Although the UK political parties and most of the country seem to be gripped by an ongoing Brexit paralysis (#JustMakeItStop), one group of people have been quick off the mark hoping to cash in on the uncertainty around Brexit.
Yes, misleading IP related invoices are back and this time the companies sending the “invoices” are hoping to persuade their recipients into parting with their hard earned cash by paying for totally unnecessary UK trade mark and design registrations. (more…)
The UK is shortly expected to leave the European Union, which may have an effect on your Intellectual Property Rights. This article is designed to briefly set out those potential changes. (more…)
Previous articles on IPcopy have briefly discussed the possibility of how a “No Deal” Brexit will affect trade marks and designs. Since the UK is fast approaching the 29 March 2019 deadline for leaving the EU without a satisfactory deal in sight, we have highlighted the UK government’s plans for trade marks and designs in the event of “No Deal” in more detail. (more…)
Nothing over the last few weeks has done anything to dispel the uncertainty that hangs over Brexit. Parliament emphatically rejected the proposed EU withdrawal agreement on 15 January and the last week has seen a number of proposed amendments* to the withdrawal agreement defeated. There are now only around 50 days until Brexit and the UK’s position hasn’t changed much since Article 50 was triggered nearly two years ago…. (more…)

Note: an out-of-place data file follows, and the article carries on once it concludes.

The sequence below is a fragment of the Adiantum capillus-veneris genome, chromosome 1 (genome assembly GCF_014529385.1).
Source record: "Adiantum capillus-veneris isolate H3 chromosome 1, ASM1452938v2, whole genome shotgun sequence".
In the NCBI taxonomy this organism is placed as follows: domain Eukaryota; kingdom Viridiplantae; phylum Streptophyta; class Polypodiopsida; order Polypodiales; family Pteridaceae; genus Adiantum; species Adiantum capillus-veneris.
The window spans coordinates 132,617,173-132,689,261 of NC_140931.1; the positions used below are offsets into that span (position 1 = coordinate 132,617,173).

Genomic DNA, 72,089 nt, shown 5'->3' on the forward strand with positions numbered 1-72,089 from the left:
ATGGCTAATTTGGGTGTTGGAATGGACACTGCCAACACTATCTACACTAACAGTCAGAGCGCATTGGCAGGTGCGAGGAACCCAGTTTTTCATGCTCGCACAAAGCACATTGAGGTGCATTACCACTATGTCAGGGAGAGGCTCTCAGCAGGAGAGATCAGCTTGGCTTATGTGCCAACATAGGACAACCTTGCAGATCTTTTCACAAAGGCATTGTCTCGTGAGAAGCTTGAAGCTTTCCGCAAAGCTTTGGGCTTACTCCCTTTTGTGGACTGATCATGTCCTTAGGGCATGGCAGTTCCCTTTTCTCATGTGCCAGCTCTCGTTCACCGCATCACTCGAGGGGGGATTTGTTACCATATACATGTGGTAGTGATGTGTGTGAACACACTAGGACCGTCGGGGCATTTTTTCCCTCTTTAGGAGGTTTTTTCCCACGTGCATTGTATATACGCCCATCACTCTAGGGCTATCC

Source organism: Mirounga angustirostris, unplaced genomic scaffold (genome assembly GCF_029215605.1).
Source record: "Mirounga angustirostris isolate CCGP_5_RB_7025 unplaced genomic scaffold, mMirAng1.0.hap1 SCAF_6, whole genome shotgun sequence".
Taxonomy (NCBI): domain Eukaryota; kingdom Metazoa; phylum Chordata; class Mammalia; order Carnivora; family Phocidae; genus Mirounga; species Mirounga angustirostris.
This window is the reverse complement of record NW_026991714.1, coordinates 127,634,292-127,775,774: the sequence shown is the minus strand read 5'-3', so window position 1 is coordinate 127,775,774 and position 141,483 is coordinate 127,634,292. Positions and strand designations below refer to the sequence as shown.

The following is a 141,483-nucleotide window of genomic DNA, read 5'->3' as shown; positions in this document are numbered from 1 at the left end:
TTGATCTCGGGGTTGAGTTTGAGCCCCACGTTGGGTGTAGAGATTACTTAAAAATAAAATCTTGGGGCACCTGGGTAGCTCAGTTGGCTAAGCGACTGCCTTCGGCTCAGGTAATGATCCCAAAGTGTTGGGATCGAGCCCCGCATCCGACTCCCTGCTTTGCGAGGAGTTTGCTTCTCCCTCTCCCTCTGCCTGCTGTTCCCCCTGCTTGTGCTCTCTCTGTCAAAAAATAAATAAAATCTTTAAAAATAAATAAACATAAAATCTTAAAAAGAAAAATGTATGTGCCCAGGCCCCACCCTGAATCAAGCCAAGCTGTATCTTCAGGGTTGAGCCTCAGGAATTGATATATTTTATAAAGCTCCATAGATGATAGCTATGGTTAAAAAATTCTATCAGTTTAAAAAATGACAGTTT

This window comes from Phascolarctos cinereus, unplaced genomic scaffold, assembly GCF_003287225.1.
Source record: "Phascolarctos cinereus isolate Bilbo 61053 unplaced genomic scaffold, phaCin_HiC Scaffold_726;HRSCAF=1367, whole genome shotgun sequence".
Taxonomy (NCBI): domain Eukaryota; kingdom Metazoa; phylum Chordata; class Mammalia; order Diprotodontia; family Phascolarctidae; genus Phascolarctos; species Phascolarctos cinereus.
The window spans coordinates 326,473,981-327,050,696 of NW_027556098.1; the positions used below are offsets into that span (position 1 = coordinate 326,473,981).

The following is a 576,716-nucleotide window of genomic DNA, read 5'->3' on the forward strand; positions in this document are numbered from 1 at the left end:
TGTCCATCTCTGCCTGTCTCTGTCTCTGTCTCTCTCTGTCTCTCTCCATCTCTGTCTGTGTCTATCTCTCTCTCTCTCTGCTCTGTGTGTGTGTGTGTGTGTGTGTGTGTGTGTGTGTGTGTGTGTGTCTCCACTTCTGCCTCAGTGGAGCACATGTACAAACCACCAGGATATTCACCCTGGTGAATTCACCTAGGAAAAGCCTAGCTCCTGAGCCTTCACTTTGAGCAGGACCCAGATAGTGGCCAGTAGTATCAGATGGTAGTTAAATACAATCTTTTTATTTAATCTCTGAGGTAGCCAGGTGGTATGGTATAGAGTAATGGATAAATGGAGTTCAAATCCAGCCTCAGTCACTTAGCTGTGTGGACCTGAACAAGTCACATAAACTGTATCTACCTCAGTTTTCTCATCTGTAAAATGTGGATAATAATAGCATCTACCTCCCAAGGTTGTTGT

Following statements made recently in the House of Commons during an “Exiting the European Union” debate, the UK Intellectual Property Office has updated its “IP and BREXIT: The facts” page with further details on its plans for handling European Union Trade Marks (EUTMs), Registered Community Designs (RCDs) and Unregistered Community Designs as the UK exits the EU.
By way of a brief recap readers will recall the March 2018 version of the draft Withdrawal Agreement covering the UK’s departure from the EU confirmed a number of IP related elements that had been agreed (see the sections in green between Articles 50-57) but that the registration procedure (for the conversion of EUTMs and RCDs) was still the subject of negotiations. (more…)
A judgement issued by the EU General Court on 26 April 2018 ended opposition proceedings started in 2011 over Lionel Messi’s application to register the mark MESSI + Logo as a EU Trade Mark. The Barcelona striker can finally see his surname registered. The full judgement is available in French or Spanish here.
Messi already owned a number of EU Trade Mark Registrations, in particular, for his full name LIONEL MESSI (EUTM Reg. 6353131), for LE0 MESS1 (stylised) (EUTM Reg. No. 9118852) and for his signature (EUTM Reg. Nos. 6353296 and 10394476), but the trade mark application in issue (EUTM Appl. No. 10181154) was just for the surname MESSI combined with a Logo (see the blog image at the top of this post). (more…)